Are you still watching Gardener’s World?



Are you still watching Gardener’s World? In my opinion Gardener’s World a little bit on the tired side and did nothing to get future generations involved.

Are you still watching Gardener’s World? OK, so before I go any further… This isn’t a post bashing a much loved television programme, simply a comment on a realisation I had about two or three weeks ago.

My humble Carrot Tops blog has been in existence for around six or seven years now, however I’ve only been actively posting on a semi regular basis over the last two, after I made the decision one New Year’s Eve to give Carrot Tops a proper go. It was a New Year’s resolution that I actually took seriously – and I’m glad I did. I’ve not only learnt a lot about growing my own from a wealth of other garden bloggers out there, but also a lot about blogging and generally getting involved online. If I’m honest, I could do a lot more reading and a lot more writing.

A couple of weeks ago, I found myself in my usual semi-hungover stupor of a Sunday morning and Gardener’s World was on the box – I said to myself, “I really should start watching this, as my civic duty as a gardener and as a garden blogger“…. Then within about ten minutes or so, I switched it off. I was bored, and if I’m honest, I found myself a little annoyed at how the world of gardening and gardeners were being portrayed. Quite frankly, (and this is my opinion, and at this point, my opinion only), I found Gardener’s World a little bit on the tired side and did nothing to get future generations involved.

I guess this is what this post (or moan) is about – mainstream gardening media and their efforts to get the younger generations involved.

Do you agree with the statement that Gardener’s World leads people’s perception of what people who like to garden are like? Yes or no, I’d love to know your thoughts.

When you mention to people that you like to garden or that you have an allotment, there is a sense of justification involved and Tom Smart’s article in the Guardian earlier this year touched on this familiar experience – check it out here.

I remember interviewing Joe Swift at an event at St Helier Hospital in Epsom during my journalist days – and we both came to the conclusion that there is absolutely no downside to gardening in any shape or form – which begs the question, why isn’t there more of an emphasis on gardening, running an allotment or even tending to a window box in the mainstream?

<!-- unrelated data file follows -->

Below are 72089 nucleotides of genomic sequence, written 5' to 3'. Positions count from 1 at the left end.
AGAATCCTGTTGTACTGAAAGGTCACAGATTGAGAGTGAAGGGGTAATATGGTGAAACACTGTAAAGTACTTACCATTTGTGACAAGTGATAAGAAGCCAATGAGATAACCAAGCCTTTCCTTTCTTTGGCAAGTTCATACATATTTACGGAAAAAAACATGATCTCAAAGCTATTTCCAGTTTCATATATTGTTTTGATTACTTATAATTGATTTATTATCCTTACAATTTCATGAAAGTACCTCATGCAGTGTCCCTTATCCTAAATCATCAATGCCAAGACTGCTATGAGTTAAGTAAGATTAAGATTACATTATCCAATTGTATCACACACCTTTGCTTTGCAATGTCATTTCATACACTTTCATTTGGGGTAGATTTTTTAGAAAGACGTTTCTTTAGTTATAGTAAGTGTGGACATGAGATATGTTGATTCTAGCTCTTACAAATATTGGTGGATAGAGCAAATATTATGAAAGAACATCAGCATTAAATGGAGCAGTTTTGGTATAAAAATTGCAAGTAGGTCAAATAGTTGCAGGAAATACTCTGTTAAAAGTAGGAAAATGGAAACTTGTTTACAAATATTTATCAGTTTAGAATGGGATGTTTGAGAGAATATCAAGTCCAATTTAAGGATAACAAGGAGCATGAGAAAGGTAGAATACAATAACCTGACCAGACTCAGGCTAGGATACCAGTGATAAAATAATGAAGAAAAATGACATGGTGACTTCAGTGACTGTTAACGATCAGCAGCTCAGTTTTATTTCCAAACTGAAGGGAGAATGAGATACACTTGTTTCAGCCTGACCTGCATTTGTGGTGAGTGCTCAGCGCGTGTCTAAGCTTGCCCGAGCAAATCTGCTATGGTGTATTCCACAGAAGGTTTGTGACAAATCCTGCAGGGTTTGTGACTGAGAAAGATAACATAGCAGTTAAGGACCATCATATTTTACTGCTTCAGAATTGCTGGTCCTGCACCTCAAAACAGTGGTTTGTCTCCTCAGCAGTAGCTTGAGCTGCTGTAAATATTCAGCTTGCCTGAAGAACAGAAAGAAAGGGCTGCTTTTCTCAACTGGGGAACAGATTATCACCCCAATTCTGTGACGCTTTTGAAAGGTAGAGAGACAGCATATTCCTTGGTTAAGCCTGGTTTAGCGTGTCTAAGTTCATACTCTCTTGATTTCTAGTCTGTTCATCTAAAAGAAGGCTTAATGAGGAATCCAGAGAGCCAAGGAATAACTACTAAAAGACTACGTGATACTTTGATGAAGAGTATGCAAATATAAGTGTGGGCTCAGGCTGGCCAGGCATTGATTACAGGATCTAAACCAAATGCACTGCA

In my opinion, tending to a garden is vital for the environment and the future of our planet. So getting youngsters involved in gardening is probably one of the initial key efforts we can do to improve our habitat. When you garden, you take on a different lifestyle perspective because gardening gets you more involved in your own environment. Naturally, you litter less, recycle more and have the problem of emissions in the back of your mind.

I’ve discovered a number of young/millennial gardeners (Grow Like GrandadLife at No. 27Sharpen Your Spades…etc to name a few) whom I’m sure possess the more contemporary qualities to make Gardener’s World more appealing for tomorrow’s gardeners, but no less topical. Just as Jamie Oliver did with cooking in the early thousands – when you look back, his recipes were simple, easy and his youthful and energetic style of presenting appealed to an audience of the same age. James Corden even told Gordon Ramsay once that Jamie Oliver made cooking cool again.

You only have to look on Instagram to see the swathes of people in their twenties and thirties who love to garden, grow their own and get their hands dirty.

At this point in the point in the post, I know what you’re thinking – some Gardener’s World viewers might not have access to the internet or social media. I accept that may be true, but I do think the program does need to entice a more youthful audience in order the ensure its survival. Do you agree?

And yes, I don’t need to watch Gardener’s World to acquire information about gardening – but alas, it’s too much of a flag ship and one of the only programmes about gardening on the television. Anyway – I hope I haven’t offended any loyal Gardener’s World viewers out there along with the makers of a much loved programme.  Perhaps I need to give it more than ten minutes?

I’d love to know your opinions, especially ones that are contrary to mine. Do you still watch Gardener’s World? If so, why?




Leave a Reply


  1. Richard

    As an old fart gardener, yes, I do watch GW and feel it has found it’s niche over the last year or so. If GW was to court the younger folks it would change and be something else…and fail. You have the ‘answer’ in your text….new, younger gardeners use You Tube, Pinterest etc. to get info fast and in their format. If GW has a role into the future it will be to recruit the younger gardeners as they develop and offer something at a different pace and tone to the babble of the cloud. IMHO

    1. Adam Leone